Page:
Sermon for Trinity Sunday, May 22nd, 2016
The Lessons: Psalm 8, Proverbs 8:1-11, 22-31, Romans 5:1-5, John 16:12-15
In Worship: Rediscovering the Missing Jewel, Ronald Allen and Gordon Borror write:
“Consider the Biblical teaching about the essence of God. He is one God, three persons. Throughout the ages this concept has caused no end of confusion and frustration to theologian and layman alike. Much has been written and said about this eternal truth. But by no available means is it more beautifully expressed than in the music of Bach’s trio sonatas for organ. Musicians through the years have marveled at the artistic excellence of these works. They have one melody in the right hand, one melody in the left, and yet another in the pedal line – all sounding at once, each retaining its own identity, yet together forming beautiful harmony. The composer intended this to be an expression, a tonal picture, of the eternal mystery of the Godhead.”
Community of life characterizes God the Holy Trinity, Father, Son and Holy Spirit. The Apostles had walked with the Lord Jesus Christ during his life as a Rabbi, or Teacher, on earth, and now, in today’s Gospel Lesson, Jesus is telling his disciples how their shared relationship and community of life will continue. Whereas the coming of the Holy Spirit is adversarial for the world, since they are convicted of sin because of their unbelief, and of the righteousness of Christ in that He ascends to the Father, and of judgment because the Devil (the prince of this world) is judged, it is enlightenment for the Apostles, and for the whole Church.
THE REVELATORY WORK OF THE HOLY SPIRIT
All that Jesus has belongs also to God the Father, and the Holy Spirit brings each believer into the fellowship of the Father and the Son. He shares with every believer the messages, the wisdom, and the knowledge that the Father and the Son tell Him to share, and some of these words concern things in the future (John 16:13). In sharing these truths with Christians, the Holy Spirit brings glory to the Son, because He receives this knowledge from the Son to give to the Church. As each Christian and all Christians together as one Church listen more and more to the Holy Spirit speaking to them, so the Spirit guides them into all God’s truth. The truth, of course, is centered in the Lord Jesus Christ who is “the way, the truth, and the life” (John 14:6). Now some have mistakenly interpreted the Spirit’s guidance of the Church into all the truth to mean that He guides them into more and more liberalism, and further away from the plain meaning of Holy Scripture. On the contrary, the Holy Spirit reinforces the power of God’s written word, and always abides by it. Consider the Lord Jesus Christ’s explanation of how a person receives the Holy Spirit:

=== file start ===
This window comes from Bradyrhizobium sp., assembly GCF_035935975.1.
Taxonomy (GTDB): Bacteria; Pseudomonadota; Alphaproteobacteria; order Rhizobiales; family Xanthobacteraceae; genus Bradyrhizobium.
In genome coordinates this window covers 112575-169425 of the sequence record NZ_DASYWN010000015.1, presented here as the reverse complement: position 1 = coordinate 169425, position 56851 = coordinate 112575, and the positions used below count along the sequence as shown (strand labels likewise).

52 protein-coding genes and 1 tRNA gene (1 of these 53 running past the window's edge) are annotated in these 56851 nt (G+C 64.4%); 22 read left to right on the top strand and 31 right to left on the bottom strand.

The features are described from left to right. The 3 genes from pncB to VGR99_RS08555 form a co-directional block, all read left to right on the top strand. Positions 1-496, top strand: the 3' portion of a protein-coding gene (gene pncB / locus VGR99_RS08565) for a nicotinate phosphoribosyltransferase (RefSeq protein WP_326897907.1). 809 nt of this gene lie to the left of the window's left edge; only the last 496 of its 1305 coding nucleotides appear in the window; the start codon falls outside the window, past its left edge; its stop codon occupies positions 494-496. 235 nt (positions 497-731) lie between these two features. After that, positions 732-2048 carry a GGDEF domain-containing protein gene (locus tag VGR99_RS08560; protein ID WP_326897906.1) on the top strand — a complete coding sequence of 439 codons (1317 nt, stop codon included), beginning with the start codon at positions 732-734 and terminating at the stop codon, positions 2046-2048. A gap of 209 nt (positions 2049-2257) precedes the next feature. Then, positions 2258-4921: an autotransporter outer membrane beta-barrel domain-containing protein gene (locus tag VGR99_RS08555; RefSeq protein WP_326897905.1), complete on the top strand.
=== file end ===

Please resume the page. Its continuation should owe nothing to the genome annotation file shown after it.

He that hath my commandments, and keepeth them, he it is that loveth me: and he that loveth me shall be loved of my Father, and I will love him, and will manifest myself to him (John 14:21). Jesus answered and said unto him, If a man love me, he will keep my words: and my Father will love him, and we will come unto him, and make our abode with him (John 14:23). But the Comforter, which is the Holy Ghost, whom the Father will send in my name, he shall teach you all things, and bring all things to your remembrance, whatsoever I have said unto you (John 14:26).
In other words, first a person is drawn by the Holy Spirit to hear and keep God’s commandments, showing that he loves God by doing so. Then the Father and the Lord Jesus Christ will love him, and Christ will reveal himself to him. Then the Father and the Son will come to him and live with him. Finally, the Holy Spirit comes also to be the new believer’s Advocate and Counsellor forever. So it was, long before the Church Councils had formulated the Nicene Creed and the doctrine of the Holy Trinity that St. John clearly taught it, though without the official terminology later used by the Church in the fourth and fifth centuries A.D.